The Badlands are one of the most well-known national parks in the world, due to its intriguing history, beautiful scenery, and enticing name. A major contributing factor to why people find the Badlands to be an awesome NP, is that it was once inhabited by ancient mammals like the saber-toothed cat and the Rhinoceros.
Prairie dogs, bison, sheep, and black-footed ferrets are all inhabitants of the Badlands today. Located in the state of South Dakota, the park itself spans across over 200,000 acres, leaving much to be explored by visitors.
When can I visit the Badlands National Park?
Park hours for the Badlands are 24 hours a day, 7 days a week. However the Ben Reifel Visitor Center has varying hours: During the winter, it is open from 8 AM – 4 PM. During spring it is open from 8 AM – 5 PM. During the summer it is open from 8 AM – 7 PM, and during fall it is open from 8 AM – 5 PM. The Ben Reifel Visitor Center is CLOSED on Chirstmas Day, New Year’s Day, and Thanksgiving Day.
For any additional inquiries you can contact the visitor center via phone at (605) 433-5361.
How much does it cost to visit the Badlands National Park?
Entrance for a non-commercial vehicle costs $15, and is valid for up to seven days after purchase. For a motorcycle entrance the cost is $10 for 7 days. Individuals travelling by foot or bicycle can enter the park for just $7, as well as retain that pass for up to seven days. Local residents or recurring tourists may be interested in purchasing an annual pass to the Badlands, which is valid for a year and costs $30.
What is there to do in the Badlands National Park?
One of the main attractions at the Badlands is the Fossil Preparation Lab, also referred to as the Paleontology Lab. This lab is open from June 1st – September 21st and operation hours run from 9 AM – 4:30 PM. Visitors are able to watch the paleontologists working while learning more and more about the Badlands historic fossil discoveries that have been made.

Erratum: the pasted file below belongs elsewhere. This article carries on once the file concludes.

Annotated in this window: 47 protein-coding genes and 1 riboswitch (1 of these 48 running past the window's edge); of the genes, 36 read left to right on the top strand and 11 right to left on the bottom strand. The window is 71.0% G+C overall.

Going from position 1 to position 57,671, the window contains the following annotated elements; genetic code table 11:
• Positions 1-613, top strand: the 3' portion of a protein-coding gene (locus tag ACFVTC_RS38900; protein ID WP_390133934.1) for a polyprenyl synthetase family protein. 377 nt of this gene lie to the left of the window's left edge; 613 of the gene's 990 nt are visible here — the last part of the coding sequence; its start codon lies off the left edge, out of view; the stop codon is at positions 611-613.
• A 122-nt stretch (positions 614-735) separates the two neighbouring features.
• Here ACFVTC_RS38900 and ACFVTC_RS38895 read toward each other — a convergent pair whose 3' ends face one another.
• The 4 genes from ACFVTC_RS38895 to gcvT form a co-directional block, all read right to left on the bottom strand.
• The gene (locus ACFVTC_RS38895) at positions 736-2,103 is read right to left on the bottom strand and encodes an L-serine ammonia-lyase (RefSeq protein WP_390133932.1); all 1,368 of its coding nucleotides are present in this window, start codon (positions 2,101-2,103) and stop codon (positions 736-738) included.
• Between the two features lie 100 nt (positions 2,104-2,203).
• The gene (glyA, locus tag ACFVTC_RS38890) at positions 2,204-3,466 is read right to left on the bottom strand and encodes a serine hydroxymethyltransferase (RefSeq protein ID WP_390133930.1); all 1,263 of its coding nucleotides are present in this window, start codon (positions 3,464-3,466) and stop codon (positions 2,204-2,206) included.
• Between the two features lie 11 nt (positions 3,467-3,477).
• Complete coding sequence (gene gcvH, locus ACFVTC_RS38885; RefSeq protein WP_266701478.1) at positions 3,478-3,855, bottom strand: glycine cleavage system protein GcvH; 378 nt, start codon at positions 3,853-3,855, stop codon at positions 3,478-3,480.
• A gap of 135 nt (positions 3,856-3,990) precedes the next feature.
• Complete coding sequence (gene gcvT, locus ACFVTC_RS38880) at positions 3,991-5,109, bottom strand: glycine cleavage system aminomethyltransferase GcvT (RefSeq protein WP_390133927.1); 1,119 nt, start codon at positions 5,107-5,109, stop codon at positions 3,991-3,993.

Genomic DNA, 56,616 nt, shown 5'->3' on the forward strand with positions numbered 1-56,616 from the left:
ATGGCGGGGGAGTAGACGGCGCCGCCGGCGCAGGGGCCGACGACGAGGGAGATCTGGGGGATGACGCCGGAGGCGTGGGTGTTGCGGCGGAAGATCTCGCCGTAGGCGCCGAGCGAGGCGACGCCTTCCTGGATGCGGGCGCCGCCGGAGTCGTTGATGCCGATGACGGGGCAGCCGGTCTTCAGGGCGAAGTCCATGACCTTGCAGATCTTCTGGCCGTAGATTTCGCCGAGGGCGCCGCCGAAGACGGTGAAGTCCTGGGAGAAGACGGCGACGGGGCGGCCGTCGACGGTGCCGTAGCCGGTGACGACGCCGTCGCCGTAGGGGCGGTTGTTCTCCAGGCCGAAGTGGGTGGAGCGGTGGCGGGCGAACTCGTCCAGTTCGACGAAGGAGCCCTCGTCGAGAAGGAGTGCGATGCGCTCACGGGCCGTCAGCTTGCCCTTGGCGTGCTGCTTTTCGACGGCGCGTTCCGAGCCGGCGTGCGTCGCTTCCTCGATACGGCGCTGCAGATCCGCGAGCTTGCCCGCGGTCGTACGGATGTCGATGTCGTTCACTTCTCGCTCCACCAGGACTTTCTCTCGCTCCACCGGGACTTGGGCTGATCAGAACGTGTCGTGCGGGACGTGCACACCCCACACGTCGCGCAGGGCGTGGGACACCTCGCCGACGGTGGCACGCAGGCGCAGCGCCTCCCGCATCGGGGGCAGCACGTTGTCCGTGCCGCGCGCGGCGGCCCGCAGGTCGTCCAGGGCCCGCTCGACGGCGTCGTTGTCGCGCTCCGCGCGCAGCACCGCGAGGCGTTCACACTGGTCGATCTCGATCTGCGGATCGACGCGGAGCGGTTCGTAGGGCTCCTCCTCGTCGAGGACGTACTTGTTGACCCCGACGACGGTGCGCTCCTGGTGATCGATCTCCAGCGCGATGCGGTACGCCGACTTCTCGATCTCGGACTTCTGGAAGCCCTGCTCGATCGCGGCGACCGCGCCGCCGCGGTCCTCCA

Obviously another selling point of the Badlands or of pretty much any national park is the hiking. The Badlands offers one of the most diverse hiking experiences as there is a huge variety of different trails to embark on, everything from flat stretches to tough climbs up the various rock formations. New visitors are encouraged to visit the Ben Reifel Visitor Center for information prior to embarking on any hiking.
Those who are looking for a place to camp out for the night or weekend can find campsites at both Cedar Pass and Sage Creek. The Cedar Pass Campground is located very close to the Ben Reifel Visitor Center and offers water fountains, restrooms, and picnic tables. Pricing is either $16 per night for regular campsites, or $28 per night if the campsite has electrical hook-ups.
If you’d rather try out the Sage Creek Campground, you can find it right off of the Sage Creek Rim Road. Sage Creek is recommended for the more daring folk who visit the Badlands, it offers restrooms (although they are pit toilets compared to the Cedar Pass flush toilets), and picnic tables. There is no running water available at Sage Creek, and availability is first come, first served. If you’re in search of a more rough night of camping, this is the spot to choose, you may even see a Bison or two wandering through your campsite at this location.